Dendrelaphis bifrenalis

Dendrelaphis bifrenalis, also called Boulenger's bronzeback, Boulenger's bronze-back, and Travancore bronze-brown snake, is a colubrid snake native to southern India and Sri Lanka.[1][2] It was first described by George Albert Boulenger in 1890.[3] Dendrelaphis wickrorum from Sri Lanka was previously confused with this species.[4]

Boulenger's bronzeback
Dendrelaphis bifrenalis.jpg
Scientific classification edit
Kingdom: Animalia
Phylum: Chordata
Class: Reptilia
Order: Squamata
Suborder: Serpentes
Family: Colubridae
Genus: Dendrelaphis
D. bifrenalis
Binomial name
Dendrelaphis bifrenalis
(Boulenger, 1890)

Ahaetulla bifrenalis
Dendrophis bifrenalis

Habitat and ecologyEdit

This oviparous, diurnal and arboreal species can be found in trees, shrubs and bushes in wet and intermediate zones of lowlands to mid hills.[1] However, there are references of finding it from Mullaitivu, Vavuniya and Trincomalee of northern dry zone of Sri Lanka.[5]: 218  It is often encountered on low vegetation, however, and it may also descend to the ground in search of food. Arboreal and feeds on frogs, geckos, skinks and agamid lizards. Sometimes descends to the ground, and it is said that when moving on the ground it has a peculiar habit of keeping its head and 1/8 of the forebody erect.[1][6] These are very active and do not get panicked easily. Dendrelaphis is one of the quickest snakes to escape and hide, when exited they expose the skin underneath scales. Ventral keels help them to climb trees.[1]


Cylindrical, narrow, slender body is present with a dorso-ventrally flattened pear-shaped head. The neck region is clear. Long and compressed snout is present. The tip of it is broad and rounded. The nostrils are present laterally and they are rounded. Round pupil is present in large eyes. Prehensile tail is 1/3 of the body of the snake. Dorsal body of the snake is copper color. Top of the labials and chin is cream or light green color. The tongue is red in color. There is a black broad bar at the sides of the head and run along the eye to the neck region. Lateral corner of the anterior body has black cross strips in a diagonal angle. Two yellow lines run on the lateral sides of the body. Sometimes these lines may be margined by black dots. Ventral body is yellowish green. These are oviparous snakes. They lay eggs in tree hollows. Five long eggs are laid by them at a time. Adult snakes grow about 700–900 mm. Mid-body consists of 15 rows of scales. Vertebrals are clear and enlarged. Dendrelaphis bifrenalis differ in having a red color tongue from other Dendrelaphis species.[3]: 338 [5]: 215 [6]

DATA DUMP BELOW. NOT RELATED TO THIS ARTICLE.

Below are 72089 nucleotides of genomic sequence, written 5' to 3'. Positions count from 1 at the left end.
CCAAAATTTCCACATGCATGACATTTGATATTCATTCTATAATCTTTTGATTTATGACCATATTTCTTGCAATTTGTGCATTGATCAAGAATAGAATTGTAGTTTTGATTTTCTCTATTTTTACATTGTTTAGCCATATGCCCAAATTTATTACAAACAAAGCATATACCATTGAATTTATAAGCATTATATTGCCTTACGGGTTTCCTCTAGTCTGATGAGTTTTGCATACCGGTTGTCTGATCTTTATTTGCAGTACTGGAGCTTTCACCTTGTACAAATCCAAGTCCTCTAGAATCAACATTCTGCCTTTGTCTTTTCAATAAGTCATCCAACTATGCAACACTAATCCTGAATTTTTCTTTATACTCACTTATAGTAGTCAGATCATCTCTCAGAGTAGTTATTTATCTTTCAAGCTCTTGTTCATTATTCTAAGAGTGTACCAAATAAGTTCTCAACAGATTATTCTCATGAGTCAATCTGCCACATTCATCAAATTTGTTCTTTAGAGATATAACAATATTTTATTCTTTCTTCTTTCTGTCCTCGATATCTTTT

1. ^ a b c d e de Silva, A. (2010). "Dendrelaphis bifrenalis". IUCN Red List of Threatened Species. 2010: e.T176781A7303531. doi:10.2305/IUCN.UK.2010-4.RLTS.T176781A7303531.en.
  2. ^ Dendrelaphis bifrenalis at the Reptile Database. Accessed 1 September 2020.
  3. ^ a b Boulenger, G. A. (1890). "Dendrophis bifrenalis". Reptilia and Batrachia: The Fauna of British India Including Ceylon and Burma. London: Taylor and Francis. pp. 339–340.
  4. ^ Danushka, A. Dineth; et al. (2020). "A new species of Dendrelaphis Boulenger, 1890 (Reptilia: Colubridae) from the wet zone of Sri Lanka with a redescription of Dendrelaphis bifrenalis (Boulenger, 1890)" (PDF). Taprobanica. 9 (1): 83–102. Retrieved 22 May 2020.
  5. ^ a b Wall, Frank (1921). Ophidia taprobanica: or, The snakes of Ceylon. H.R. Cottle, govt. printer. ISBN 9780331877212. LCCN 22006086.
  6. ^ a b De Silva, Anslem (2009). Snakes of Sri Lanka. Vijitha Yapa Publications. ISBN 9789556650082. LCCN 9556650083.